“’No one stops being an artist,’ she said to us. And I argued with her that a painter who stops painting is no longer a painter. It is the act of painting that matters.” --The Swan Thieves
My grandfather was an artist. Art was a hobby for him, although he once had an opportunity to make it his profession, drawing posters for movie houses in Hollywood. My family has a few of these sketches and they are vibrant and wonderful. But to take that job would have meant moving his family from New York to California, and facing an uncertain future in the era following the Great Depression. So he ran a local business selling wine and gourmet foods and sketched in his spare time.
I have a number of his pictures hanging on our walls, mostly charcoal sketches or pastels. He drew mostly still-life, and my collection includes a couple of wine bottles, an olive oil can, and some ivy in a glass. Probably the best drawing I have, from a critical perspective, is a wonderful sketch of a package wrapped in paper and tied with string. But one of my favorites is a very simple sketch, just an outline, of a man. Maybe because of its unfinished nature, I can imagine my grandfather sitting at his easel in a class, the nude model in the center, both men hunched in their respective poses.
It is easy to look at art on a wall, appreciate its colors and lines, or notice its overall beauty. But art seen in a museum, even pieces done by great masters, is impersonal. I’m not saying art can’t speak to you, and a piece may tell a vivid story, but it isn’t necessarily your story. When I see my grandfather’s art on my walls, it is part of my history, each line drawn by a man who I can still picture sitting in our backyard reading the newspaper, sunglasses on, cigar in hand.
This post was inspired by The Swan Thieves: A Novel by Elizabeth Kostova. I was given a copy by the publisher as part of the From Left To Write book club. I was not otherwise compensated for this post.
just had to let you know how much i look forward to your blogs. so glad to see you branching out to other things and topics here. your writing so inspires. so, can you write more about moe and jelly soon please??? it really, really makes my day...ReplyDelete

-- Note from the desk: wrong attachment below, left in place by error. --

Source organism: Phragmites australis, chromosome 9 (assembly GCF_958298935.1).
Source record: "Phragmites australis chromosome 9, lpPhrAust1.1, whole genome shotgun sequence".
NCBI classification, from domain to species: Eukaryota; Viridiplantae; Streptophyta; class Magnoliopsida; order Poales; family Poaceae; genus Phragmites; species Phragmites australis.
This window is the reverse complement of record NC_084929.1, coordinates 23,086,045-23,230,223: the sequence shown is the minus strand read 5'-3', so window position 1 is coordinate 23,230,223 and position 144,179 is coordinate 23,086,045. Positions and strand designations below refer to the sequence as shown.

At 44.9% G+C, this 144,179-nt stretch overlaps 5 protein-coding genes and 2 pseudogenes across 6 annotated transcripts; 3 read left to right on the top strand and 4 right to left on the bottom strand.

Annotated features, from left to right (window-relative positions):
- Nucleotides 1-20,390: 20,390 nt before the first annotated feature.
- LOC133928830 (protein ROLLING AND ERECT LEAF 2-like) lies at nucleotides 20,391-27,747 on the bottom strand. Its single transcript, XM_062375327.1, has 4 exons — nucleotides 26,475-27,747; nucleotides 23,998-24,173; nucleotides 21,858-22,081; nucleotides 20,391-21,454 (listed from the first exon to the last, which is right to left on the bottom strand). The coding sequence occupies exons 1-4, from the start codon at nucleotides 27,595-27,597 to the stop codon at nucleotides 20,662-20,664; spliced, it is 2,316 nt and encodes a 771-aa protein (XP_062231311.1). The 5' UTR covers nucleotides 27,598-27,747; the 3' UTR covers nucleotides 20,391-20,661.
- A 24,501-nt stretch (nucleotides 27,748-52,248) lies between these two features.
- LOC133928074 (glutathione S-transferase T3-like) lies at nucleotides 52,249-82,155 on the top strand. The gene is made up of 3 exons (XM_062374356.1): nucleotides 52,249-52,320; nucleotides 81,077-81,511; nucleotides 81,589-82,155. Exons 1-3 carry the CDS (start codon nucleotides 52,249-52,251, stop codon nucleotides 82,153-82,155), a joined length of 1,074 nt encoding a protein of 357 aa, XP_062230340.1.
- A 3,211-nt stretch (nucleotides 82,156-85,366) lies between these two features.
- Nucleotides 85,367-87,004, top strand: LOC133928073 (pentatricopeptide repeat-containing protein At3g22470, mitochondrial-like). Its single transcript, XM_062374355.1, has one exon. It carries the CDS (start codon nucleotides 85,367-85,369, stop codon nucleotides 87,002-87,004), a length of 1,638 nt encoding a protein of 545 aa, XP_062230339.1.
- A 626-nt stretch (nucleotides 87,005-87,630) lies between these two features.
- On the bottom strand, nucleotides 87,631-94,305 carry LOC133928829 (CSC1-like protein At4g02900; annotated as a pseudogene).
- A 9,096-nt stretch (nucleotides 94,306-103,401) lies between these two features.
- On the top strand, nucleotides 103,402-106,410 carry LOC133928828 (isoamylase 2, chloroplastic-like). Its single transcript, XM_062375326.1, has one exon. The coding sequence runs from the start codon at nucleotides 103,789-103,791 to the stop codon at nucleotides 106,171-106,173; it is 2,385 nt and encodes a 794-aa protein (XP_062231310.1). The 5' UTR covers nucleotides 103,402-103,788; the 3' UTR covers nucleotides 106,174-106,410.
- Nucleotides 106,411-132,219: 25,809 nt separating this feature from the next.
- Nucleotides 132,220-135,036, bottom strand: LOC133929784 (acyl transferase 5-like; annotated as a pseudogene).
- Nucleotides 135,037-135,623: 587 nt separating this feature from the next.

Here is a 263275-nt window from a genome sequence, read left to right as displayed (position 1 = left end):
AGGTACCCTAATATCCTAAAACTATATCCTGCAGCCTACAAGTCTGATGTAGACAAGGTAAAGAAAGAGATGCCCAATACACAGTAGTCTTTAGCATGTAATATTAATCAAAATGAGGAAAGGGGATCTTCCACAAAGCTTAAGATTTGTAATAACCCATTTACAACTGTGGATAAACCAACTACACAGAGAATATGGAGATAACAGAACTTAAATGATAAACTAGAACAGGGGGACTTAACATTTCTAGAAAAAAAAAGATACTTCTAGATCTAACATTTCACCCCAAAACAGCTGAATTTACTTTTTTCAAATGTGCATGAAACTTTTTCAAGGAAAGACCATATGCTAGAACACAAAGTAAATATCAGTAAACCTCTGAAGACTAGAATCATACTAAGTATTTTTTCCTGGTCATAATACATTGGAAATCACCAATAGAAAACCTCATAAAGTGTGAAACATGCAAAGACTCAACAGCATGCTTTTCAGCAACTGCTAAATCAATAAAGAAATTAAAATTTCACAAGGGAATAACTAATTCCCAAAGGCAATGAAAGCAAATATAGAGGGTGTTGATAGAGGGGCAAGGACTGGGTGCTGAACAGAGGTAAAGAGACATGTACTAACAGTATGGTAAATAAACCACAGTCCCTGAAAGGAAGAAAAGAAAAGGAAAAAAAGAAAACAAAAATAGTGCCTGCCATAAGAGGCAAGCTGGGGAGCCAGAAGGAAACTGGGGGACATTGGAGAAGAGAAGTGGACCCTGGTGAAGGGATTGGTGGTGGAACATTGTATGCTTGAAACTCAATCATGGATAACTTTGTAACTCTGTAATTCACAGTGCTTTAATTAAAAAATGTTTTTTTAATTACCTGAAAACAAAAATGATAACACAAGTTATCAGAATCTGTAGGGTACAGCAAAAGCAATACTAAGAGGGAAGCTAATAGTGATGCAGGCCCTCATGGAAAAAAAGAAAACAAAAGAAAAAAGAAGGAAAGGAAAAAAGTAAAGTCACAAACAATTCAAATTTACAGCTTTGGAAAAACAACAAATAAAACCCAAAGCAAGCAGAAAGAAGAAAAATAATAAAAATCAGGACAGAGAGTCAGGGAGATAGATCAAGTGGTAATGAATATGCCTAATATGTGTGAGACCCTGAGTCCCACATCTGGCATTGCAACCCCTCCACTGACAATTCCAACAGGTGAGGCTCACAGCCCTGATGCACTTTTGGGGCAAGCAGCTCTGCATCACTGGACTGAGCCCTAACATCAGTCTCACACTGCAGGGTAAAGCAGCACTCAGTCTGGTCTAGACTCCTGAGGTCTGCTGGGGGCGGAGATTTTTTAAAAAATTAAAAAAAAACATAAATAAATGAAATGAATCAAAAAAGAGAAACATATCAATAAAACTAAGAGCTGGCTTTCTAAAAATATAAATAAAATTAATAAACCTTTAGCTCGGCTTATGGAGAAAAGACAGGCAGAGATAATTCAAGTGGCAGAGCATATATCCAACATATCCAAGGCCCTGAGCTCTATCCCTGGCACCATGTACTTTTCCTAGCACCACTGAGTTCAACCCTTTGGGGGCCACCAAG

Kerry - Thanks! I've had a bunch of other stuff going on lately. But I wrote about Jelly yesterday! Did you see it?ReplyDelete
This was beautiful! I had such a close relationship with my grandmother before she passed away. Those special things that link you are so precious. I love reading to my kids from books she bought for Caleb when he was just a baby. I read him the inscription every time. I want him to know how much she loved him.ReplyDelete
What a beautiful post ... you have such a talent for painting pictures with your words. Now I know one person from whom you got that artistic talent :-) How lovely to have such a special gift from your grandfather's hand. I have some needlework of my grandmother's that I feel just as strongly about, including a patchwork quilt she made just for me. It's not particularly beautiful, but I know that as she stitched it, she thought of me, and that, as you know, means the world.ReplyDelete
Aw, I teared up when I read "for my Jenny"... how special that you have that work done by his own hand to pass down to your children!ReplyDelete
I know exactly what you mean! My mother was an artist and there is a self-portrait of her as a young woman that somehow makes me feel like I knew her then. It says more about her than any photograph I've ever seen.ReplyDelete
what a great way to remember your grandfather.ReplyDelete
I love this! Though I think an artist is an artist whether or not anyone sees his work, whether or not he can get his hand on the paint. It is simply in your head, the way you see what is around you. It is there, unseen to anyone but The Artist, unless they really look.ReplyDelete
You are so lucky to have those sketches. What a great gift.